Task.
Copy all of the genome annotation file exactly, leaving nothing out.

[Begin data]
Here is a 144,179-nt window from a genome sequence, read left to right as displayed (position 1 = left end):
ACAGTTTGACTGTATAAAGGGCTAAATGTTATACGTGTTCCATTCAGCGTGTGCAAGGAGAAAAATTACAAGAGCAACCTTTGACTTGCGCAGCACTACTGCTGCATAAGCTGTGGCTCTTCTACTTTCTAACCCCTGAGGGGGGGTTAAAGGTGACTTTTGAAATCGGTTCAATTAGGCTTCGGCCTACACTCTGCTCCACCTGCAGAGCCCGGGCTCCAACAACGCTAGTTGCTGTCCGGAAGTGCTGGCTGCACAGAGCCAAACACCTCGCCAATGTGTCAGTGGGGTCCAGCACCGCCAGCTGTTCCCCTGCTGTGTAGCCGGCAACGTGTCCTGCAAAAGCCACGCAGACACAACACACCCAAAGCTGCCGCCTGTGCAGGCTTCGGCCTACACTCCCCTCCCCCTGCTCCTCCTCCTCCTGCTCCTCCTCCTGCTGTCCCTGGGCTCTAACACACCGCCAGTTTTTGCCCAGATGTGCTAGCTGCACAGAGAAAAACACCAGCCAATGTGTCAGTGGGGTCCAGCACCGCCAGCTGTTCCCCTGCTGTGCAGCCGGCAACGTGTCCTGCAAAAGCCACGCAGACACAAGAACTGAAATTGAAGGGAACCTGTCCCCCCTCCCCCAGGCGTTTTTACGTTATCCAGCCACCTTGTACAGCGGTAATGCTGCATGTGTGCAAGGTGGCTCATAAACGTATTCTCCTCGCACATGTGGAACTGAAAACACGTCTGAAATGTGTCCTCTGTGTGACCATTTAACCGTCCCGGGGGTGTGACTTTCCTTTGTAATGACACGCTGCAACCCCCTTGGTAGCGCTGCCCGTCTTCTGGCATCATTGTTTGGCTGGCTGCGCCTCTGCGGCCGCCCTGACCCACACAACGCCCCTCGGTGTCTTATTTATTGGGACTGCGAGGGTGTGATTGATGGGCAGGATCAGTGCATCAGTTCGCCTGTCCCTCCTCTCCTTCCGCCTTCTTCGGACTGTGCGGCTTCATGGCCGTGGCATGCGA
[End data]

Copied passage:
Here is a 144,179-nt window from a genome sequence, read left to right as displayed (position 1 = left end):
ACAGTTTGACTGTATAAAGGGCTAAATGTTATACGTGTTCCATTCAGCGTGTGCAAGGAGAAAAATTACAAGAGCAACCTTTGACTTGCGCAGCACTACTGCTGCATAAGCTGTGGCTCTTCTACTTTCTAACCCCTGAGGGGGGGTTAAAGGTGACTTTTGAAATCGGTTCAATTAGGCTTCGGCCTACACTCTGCTCCACCTGCAGAGCCCGGGCTCCAACAACGCTAGTTGCTGTCCGGAAGTGCTGGCTGCACAGAGCCAAACACCTCGCCAATGTGTCAGTGGGGTCCAGCACCGCCAGCTGTTCCCCTGCTGTGTAGCCGGCAACGTGTCCTGCAAAAGCCACGCAGACACAACACACCCAAAGCTGCCGCCTGTGCAGGCTTCGGCCTACACTCCCCTCCCCCTGCTCCTCCTCCTCCTGCTCCTCCTCCTGCTGTCCCTGGGCTCTAACACACCGCCAGTTTTTGCCCAGATGTGCTAGCTGCACAGAGAAAAACACCAGCCAATGTGTCAGTGGGGTCCAGCACCGCCAGCTGTTCCCCTGCTGTGCAGCCGGCAACGTGTCCTGCAAAAGCCACGCAGACACAAGAACTGAAATTGAAGGGAACCTGTCCCCCCTCCCCCAGGCGTTTTTACGTTATCCAGCCACCTTGTACAGCGGTAATGCTGCATGTGTGCAAGGTGGCTCATAAACGTATTCTCCTCGCACATGTGGAACTGAAAACACGTCTGAAATGTGTCCTCTGTGTGACCATTTAACCGTCCCGGGGGTGTGACTTTCCTTTGTAATGACACGCTGCAACCCCCTTGGTAGCGCTGCCCGTCTTCTGGCATCATTGTTTGGCTGGCTGCGCCTCTGCGGCCGCCCTGACCCACACAACGCCCCTCGGTGTCTTATTTATTGGGACTGCGAGGGTGTGATTGATGGGCAGGATCAGTGCATCAGTTCGCCTGTCCCTCCTCTCCTTCCGCCTTCTTCGGACTGTGCGGCTTCATGGCCGTGGCATGCGA